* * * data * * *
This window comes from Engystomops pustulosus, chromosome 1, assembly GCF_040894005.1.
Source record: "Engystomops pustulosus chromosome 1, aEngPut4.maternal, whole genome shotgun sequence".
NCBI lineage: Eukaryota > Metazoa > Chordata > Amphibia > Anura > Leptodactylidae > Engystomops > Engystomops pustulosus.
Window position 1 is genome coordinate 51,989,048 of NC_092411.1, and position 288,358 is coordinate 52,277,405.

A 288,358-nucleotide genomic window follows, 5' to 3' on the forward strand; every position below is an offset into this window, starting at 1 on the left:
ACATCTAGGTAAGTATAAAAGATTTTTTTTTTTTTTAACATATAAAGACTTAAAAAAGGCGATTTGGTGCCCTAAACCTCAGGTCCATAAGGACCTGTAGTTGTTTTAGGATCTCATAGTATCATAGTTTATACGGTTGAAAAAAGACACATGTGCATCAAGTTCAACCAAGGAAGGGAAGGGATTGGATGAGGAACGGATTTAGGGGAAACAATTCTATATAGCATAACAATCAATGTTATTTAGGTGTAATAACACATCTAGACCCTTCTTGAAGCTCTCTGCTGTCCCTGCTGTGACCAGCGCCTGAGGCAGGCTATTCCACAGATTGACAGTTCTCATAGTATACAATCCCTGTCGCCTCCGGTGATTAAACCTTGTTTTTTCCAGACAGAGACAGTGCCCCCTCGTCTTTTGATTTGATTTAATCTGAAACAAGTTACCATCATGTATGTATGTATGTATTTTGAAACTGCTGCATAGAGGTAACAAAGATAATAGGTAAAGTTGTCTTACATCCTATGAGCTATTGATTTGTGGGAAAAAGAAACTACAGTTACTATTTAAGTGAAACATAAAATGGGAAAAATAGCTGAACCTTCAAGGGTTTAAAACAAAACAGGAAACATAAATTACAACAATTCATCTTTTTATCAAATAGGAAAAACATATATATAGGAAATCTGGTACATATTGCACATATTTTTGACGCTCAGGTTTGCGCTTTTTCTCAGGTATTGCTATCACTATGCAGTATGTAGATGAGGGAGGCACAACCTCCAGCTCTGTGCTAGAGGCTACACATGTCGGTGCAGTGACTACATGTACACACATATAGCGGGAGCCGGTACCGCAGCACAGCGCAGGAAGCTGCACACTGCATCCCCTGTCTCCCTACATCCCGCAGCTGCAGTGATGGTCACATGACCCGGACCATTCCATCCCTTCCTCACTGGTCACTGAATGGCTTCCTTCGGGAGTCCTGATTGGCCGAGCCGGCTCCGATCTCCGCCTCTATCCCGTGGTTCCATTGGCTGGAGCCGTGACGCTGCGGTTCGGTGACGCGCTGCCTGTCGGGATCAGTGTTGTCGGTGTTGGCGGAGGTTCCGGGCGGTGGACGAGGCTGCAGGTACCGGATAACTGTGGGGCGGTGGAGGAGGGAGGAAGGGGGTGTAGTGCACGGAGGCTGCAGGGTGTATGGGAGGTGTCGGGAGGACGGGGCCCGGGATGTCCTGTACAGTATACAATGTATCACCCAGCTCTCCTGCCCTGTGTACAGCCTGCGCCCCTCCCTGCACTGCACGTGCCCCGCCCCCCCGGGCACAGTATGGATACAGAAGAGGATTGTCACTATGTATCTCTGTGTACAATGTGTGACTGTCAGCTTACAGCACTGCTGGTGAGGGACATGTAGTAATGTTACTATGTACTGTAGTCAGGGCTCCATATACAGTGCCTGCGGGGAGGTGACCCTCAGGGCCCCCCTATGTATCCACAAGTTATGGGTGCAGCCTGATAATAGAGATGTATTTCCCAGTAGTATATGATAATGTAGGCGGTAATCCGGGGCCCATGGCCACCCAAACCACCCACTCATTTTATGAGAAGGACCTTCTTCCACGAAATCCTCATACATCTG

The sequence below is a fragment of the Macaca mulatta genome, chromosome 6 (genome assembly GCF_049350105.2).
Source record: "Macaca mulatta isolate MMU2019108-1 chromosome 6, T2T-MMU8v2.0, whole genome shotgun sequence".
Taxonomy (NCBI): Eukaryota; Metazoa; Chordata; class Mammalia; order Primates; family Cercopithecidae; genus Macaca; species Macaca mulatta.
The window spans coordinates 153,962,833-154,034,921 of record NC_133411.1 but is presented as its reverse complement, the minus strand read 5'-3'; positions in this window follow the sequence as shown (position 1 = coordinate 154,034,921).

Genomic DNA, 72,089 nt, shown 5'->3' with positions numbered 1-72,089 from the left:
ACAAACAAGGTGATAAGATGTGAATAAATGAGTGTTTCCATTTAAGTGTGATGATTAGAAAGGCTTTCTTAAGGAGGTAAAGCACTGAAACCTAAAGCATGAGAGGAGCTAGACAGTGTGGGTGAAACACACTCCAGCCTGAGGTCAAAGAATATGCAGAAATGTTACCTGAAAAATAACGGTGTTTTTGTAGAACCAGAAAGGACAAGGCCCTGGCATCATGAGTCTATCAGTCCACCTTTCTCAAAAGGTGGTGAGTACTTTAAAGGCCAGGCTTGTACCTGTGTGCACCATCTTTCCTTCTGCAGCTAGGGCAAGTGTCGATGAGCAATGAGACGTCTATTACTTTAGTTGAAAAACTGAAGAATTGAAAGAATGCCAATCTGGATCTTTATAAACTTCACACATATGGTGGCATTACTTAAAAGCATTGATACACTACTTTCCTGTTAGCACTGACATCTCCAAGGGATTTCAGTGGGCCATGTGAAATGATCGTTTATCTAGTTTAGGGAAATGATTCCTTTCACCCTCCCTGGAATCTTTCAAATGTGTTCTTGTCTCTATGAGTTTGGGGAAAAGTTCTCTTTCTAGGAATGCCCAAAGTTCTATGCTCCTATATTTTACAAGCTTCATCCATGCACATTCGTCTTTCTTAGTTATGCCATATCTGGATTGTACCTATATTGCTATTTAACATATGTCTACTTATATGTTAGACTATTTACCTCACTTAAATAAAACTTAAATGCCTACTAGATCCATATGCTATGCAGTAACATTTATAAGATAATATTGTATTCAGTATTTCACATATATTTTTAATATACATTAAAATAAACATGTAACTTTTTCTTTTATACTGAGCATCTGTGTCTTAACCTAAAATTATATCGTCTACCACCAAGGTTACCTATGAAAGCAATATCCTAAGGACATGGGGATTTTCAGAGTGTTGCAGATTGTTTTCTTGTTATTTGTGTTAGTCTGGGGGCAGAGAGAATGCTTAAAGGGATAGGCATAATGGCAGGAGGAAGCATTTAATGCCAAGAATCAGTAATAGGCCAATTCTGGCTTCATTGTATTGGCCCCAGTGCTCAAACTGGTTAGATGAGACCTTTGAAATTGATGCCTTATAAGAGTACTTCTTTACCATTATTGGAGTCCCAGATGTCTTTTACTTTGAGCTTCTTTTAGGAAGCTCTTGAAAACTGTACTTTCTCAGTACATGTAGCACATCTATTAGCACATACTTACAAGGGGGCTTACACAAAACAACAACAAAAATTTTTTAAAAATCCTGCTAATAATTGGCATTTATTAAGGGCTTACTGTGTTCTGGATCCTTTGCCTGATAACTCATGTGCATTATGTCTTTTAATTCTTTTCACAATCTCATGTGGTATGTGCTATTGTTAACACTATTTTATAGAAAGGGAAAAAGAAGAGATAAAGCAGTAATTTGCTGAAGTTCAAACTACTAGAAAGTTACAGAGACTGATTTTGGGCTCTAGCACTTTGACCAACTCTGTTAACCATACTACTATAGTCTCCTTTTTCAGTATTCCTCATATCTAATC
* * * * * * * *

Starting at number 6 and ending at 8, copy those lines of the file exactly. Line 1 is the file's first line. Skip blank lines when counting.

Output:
ACATCTAGGTAAGTATAAAAGATTTTTTTTTTTTTTAACATATAAAGACTTAAAAAAGGCGATTTGGTGCCCTAAACCTCAGGTCCATAAGGACCTGTAGTTGTTTTAGGATCTCATAGTATCATAGTTTATACGGTTGAAAAAAGACACATGTGCATCAAGTTCAACCAAGGAAGGGAAGGGATTGGATGAGGAACGGATTTAGGGGAAACAATTCTATATAGCATAACAATCAATGTTATTTAGGTGTAATAACACATCTAGACCCTTCTTGAAGCTCTCTGCTGTCCCTGCTGTGACCAGCGCCTGAGGCAGGCTATTCCACAGATTGACAGTTCTCATAGTATACAATCCCTGTCGCCTCCGGTGATTAAACCTTGTTTTTTCCAGACAGAGACAGTGCCCCCTCGTCTTTTGATTTGATTTAATCTGAAACAAGTTACCATCATGTATGTATGTATGTATTTTGAAACTGCTGCATAGAGGTAACAAAGATAATAGGTAAAGTTGTCTTACATCCTATGAGCTATTGATTTGTGGGAAAAAGAAACTACAGTTACTATTTAAGTGAAACATAAAATGGGAAAAATAGCTGAACCTTCAAGGGTTTAAAACAAAACAGGAAACATAAATTACAACAATTCATCTTTTTATCAAATAGGAAAAACATATATATAGGAAATCTGGTACATATTGCACATATTTTTGACGCTCAGGTTTGCGCTTTTTCTCAGGTATTGCTATCACTATGCAGTATGTAGATGAGGGAGGCACAACCTCCAGCTCTGTGCTAGAGGCTACACATGTCGGTGCAGTGACTACATGTACACACATATAGCGGGAGCCGGTACCGCAGCACAGCGCAGGAAGCTGCACACTGCATCCCCTGTCTCCCTACATCCCGCAGCTGCAGTGATGGTCACATGACCCGGACCATTCCATCCCTTCCTCACTGGTCACTGAATGGCTTCCTTCGGGAGTCCTGATTGGCCGAGCCGGCTCCGATCTCCGCCTCTATCCCGTGGTTCCATTGGCTGGAGCCGTGACGCTGCGGTTCGGTGACGCGCTGCCTGTCGGGATCAGTGTTGTCGGTGTTGGCGGAGGTTCCGGGCGGTGGACGAGGCTGCAGGTACCGGATAACTGTGGGGCGGTGGAGGAGGGAGGAAGGGGGTGTAGTGCACGGAGGCTGCAGGGTGTATGGGAGGTGTCGGGAGGACGGGGCCCGGGATGTCCTGTACAGTATACAATGTATCACCCAGCTCTCCTGCCCTGTGTACAGCCTGCGCCCCTCCCTGCACTGCACGTGCCCCGCCCCCCCGGGCACAGTATGGATACAGAAGAGGATTGTCACTATGTATCTCTGTGTACAATGTGTGACTGTCAGCTTACAGCACTGCTGGTGAGGGACATGTAGTAATGTTACTATGTACTGTAGTCAGGGCTCCATATACAGTGCCTGCGGGGAGGTGACCCTCAGGGCCCCCCTATGTATCCACAAGTTATGGGTGCAGCCTGATAATAGAGATGTATTTCCCAGTAGTATATGATAATGTAGGCGGTAATCCGGGGCCCATGGCCACCCAAACCACCCACTCATTTTATGAGAAGGACCTTCTTCCACGAAATCCTCATACATCTG

The sequence below is a fragment of the Macaca mulatta genome, chromosome 6 (genome assembly GCF_049350105.2).
Source record: "Macaca mulatta isolate MMU2019108-1 chromosome 6, T2T-MMU8v2.0, whole genome shotgun sequence".